Your doctor is a good source of information and can assess if what you are feeling is anxiety or depression. If you are diagnosed with either of these conditions, together you can work out an action plan.

Anxiety and depression are like any other medical condition – you need ways to manage them and stop them happening again later.

For some people, medication might be necessary. Most people using medication report a significant improvement in their condition, and greater capacity to get back to the things they used to enjoy. Antidepressants take at least two weeks before they start to help, and it may also take some time for your doctor to find the medication and dose that is most effective for you.

There are different health professionals who can provide advice or services if you’re experiencing anxiety or depression.

Develop an action plan


Your action plan will cover a wide range of options. The plan can include exercise, stress management and how to improve your sleep. You may be referred to a psychologist who can help you address things like negative thinking and how to deal with hassles in your relationships.
Some people think it’s weak to admit they’re going through a tough time, but if you have anxiety or depression, you can’t just ‘snap out of it’ or ‘pull yourself together’. There’s more to it than that.

If you think you may have depression or anxiety, and want to take action, start by talking to someone you trust – keeping it to yourself only makes things worse. Discuss your situation with a mate, partner, family member or a colleague.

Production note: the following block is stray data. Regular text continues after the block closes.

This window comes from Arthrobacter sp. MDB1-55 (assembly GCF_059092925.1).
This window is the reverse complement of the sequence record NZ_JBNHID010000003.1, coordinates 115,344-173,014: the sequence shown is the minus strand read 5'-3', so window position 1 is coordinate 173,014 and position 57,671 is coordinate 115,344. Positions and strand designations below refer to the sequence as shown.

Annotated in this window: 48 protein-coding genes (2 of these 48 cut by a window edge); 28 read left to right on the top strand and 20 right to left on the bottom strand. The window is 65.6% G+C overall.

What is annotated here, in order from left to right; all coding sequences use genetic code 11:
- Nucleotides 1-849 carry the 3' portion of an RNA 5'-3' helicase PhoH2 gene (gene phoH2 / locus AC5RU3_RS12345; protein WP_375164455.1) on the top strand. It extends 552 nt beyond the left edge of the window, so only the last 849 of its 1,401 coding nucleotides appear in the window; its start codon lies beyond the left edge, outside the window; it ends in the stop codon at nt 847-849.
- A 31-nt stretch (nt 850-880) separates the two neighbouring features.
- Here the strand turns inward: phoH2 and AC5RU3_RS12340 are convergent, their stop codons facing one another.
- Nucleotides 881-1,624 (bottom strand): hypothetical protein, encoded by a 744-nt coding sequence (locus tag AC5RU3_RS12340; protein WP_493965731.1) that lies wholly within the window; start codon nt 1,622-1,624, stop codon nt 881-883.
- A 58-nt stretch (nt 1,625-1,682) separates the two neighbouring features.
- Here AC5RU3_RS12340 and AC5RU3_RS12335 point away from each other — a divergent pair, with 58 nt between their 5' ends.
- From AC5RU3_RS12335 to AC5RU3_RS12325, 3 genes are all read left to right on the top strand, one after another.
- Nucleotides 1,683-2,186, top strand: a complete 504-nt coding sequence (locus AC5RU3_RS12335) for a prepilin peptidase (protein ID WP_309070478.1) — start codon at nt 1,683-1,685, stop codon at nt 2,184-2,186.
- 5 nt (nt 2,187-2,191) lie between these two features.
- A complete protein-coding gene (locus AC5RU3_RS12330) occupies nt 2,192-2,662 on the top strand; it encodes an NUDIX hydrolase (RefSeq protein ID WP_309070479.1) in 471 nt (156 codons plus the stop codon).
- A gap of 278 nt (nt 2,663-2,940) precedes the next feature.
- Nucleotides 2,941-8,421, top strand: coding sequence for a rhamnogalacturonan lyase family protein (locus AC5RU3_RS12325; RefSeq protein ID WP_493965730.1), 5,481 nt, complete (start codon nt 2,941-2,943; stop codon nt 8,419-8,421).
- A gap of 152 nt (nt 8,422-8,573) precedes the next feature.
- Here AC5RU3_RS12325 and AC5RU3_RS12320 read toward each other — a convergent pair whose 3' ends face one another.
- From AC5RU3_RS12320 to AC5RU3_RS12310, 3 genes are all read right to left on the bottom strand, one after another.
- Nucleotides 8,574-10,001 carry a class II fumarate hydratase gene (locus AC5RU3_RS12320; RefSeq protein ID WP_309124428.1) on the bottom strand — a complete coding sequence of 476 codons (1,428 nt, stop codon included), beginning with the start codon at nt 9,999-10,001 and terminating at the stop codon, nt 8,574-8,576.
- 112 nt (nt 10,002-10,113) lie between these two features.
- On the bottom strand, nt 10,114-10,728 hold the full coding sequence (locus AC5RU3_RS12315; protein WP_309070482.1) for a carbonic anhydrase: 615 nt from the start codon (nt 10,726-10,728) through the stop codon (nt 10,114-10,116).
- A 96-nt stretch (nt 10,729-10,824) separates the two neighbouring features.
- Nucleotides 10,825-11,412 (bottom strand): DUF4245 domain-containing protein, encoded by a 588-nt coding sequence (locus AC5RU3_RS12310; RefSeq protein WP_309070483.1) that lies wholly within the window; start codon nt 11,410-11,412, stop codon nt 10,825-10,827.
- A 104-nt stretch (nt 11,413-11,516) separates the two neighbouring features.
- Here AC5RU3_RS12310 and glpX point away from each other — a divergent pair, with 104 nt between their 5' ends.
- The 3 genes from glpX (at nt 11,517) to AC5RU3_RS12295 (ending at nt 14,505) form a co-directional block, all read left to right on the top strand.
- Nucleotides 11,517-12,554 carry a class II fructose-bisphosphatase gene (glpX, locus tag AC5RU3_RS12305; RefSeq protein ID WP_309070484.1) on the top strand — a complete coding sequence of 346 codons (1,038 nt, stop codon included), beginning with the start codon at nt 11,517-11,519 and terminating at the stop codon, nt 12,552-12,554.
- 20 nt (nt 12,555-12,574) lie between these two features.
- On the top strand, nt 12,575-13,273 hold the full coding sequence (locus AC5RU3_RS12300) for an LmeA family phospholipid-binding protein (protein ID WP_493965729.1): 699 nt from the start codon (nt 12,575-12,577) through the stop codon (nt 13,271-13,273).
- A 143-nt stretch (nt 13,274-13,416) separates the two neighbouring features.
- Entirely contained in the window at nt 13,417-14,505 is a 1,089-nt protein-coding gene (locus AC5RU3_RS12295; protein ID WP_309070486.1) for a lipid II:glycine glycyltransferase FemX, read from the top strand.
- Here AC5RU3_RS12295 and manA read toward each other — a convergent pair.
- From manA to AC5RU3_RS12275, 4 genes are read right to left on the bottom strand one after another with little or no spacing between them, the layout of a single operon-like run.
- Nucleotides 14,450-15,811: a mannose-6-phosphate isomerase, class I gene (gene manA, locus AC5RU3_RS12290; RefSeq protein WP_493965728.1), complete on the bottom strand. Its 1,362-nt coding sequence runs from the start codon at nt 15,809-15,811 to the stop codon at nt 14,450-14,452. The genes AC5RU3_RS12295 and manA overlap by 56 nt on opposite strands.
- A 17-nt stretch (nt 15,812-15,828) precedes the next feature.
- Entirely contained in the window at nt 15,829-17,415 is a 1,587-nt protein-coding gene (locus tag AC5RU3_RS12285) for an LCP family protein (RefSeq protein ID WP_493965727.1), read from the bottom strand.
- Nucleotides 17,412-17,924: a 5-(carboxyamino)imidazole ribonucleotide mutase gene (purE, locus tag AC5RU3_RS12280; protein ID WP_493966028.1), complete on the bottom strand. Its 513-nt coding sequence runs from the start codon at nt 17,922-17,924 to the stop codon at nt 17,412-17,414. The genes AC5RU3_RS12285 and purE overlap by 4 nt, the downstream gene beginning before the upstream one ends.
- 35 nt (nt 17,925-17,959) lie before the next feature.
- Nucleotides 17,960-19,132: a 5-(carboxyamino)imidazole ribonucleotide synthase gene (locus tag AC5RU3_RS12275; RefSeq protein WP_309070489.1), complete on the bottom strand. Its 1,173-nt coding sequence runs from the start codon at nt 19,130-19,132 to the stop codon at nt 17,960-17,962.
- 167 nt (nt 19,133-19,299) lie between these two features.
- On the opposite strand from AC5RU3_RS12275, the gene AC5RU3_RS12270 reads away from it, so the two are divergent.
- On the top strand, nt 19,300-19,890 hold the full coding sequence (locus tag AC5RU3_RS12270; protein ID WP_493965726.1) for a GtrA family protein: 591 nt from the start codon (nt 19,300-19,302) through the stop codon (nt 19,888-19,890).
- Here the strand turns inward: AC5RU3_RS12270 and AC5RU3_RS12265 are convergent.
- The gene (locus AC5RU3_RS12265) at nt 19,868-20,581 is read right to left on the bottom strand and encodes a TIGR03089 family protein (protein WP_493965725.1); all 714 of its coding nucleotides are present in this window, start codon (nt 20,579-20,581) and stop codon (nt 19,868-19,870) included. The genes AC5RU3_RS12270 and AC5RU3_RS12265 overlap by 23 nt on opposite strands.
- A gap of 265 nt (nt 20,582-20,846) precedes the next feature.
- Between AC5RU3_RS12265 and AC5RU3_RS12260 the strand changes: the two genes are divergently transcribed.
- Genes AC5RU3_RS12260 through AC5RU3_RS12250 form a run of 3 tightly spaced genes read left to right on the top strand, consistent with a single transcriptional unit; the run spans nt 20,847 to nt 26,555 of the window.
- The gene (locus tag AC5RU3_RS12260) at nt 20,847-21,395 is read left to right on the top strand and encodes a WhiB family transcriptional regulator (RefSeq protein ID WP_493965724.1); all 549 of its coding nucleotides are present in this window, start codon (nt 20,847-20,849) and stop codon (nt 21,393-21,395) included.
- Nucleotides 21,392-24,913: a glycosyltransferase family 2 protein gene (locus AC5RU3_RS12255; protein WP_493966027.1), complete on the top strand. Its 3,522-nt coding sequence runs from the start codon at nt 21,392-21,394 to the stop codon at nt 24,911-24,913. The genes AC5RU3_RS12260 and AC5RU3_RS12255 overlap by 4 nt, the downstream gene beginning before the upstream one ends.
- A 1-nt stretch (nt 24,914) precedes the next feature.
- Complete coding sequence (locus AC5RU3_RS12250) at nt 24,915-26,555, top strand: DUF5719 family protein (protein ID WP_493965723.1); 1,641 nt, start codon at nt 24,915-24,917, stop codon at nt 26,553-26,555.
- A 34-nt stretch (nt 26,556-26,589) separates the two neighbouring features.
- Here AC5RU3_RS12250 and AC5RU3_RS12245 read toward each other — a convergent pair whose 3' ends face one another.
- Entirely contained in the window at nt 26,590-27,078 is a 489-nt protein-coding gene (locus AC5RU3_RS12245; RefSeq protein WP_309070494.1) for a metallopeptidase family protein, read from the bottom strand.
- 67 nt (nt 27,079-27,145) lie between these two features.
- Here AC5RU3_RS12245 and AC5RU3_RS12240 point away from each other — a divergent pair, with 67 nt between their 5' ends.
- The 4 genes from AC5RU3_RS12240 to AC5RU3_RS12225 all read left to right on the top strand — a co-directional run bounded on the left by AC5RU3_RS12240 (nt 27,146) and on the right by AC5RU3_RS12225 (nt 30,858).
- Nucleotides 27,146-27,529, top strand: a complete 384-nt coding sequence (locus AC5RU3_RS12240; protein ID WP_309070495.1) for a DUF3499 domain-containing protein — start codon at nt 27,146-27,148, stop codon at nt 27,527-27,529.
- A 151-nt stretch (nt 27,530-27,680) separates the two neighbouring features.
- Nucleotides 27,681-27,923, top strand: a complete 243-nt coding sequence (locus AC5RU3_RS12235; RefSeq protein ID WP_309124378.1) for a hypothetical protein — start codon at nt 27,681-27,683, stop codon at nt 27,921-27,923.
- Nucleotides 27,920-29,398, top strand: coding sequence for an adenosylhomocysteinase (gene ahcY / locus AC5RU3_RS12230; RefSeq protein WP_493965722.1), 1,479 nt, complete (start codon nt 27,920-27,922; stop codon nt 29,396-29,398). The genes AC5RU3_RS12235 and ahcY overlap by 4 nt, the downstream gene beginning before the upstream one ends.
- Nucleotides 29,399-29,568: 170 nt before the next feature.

Take action and find out more visit Beyond Blue.

Looking after yourself


You are in control of your health and wellbeing. There are lots of different things you can do, so find an approach that best suits you. For example, try to stay active and make plans for the day – they don’t have to be grand plans, just small things like going for a run, talking to a mate or doing some gardening.

Try to include activities or hobbies that you specifically enjoy. At first, you may not enjoy them as much as you did before, but if you keep active and persist, the enjoyment should eventually return.

It’s important to look after your body by staying physically active, eating healthily and getting plenty of sleep. Try not to drink or take drugs to block out how you’re feeling and what is happening. This is not a positive long-term solution and only makes the anxiety or depression worse.

There are options available, but it’s different for everybody. The important thing is to find the right options and the right health professionals that suit you.

Supporting others


There are ways that you can help someone with anxiety or depression.

It is helpful to:
  • let them know if you’ve noticed a change in their behaviour
  • spend time talking about their experiences and let them know that you’re there to listen without being judgmental
  • help them to get information from a website, library or community health centre
  • suggest they go to a doctor or health professional, and help them to make an appointment
  • offer to go with them to their appointment and follow them up afterwards
  • encourage them to get enough sleep, exercise and to eat well
  • encourage family and friends to invite them out and keep in touch, but don’t pressure them to participate in activities
  • encourage the person to face their fears with support from their doctor/psychologist
  • discourage them from using alcohol or other drugs to try to feel better
  • contact a doctor or hospital if they become a threat to themselves or others.
It is unhelpful to:
  • put pressure on them by telling them to “snap out of it” or “get their act together”
  • stay away or avoid them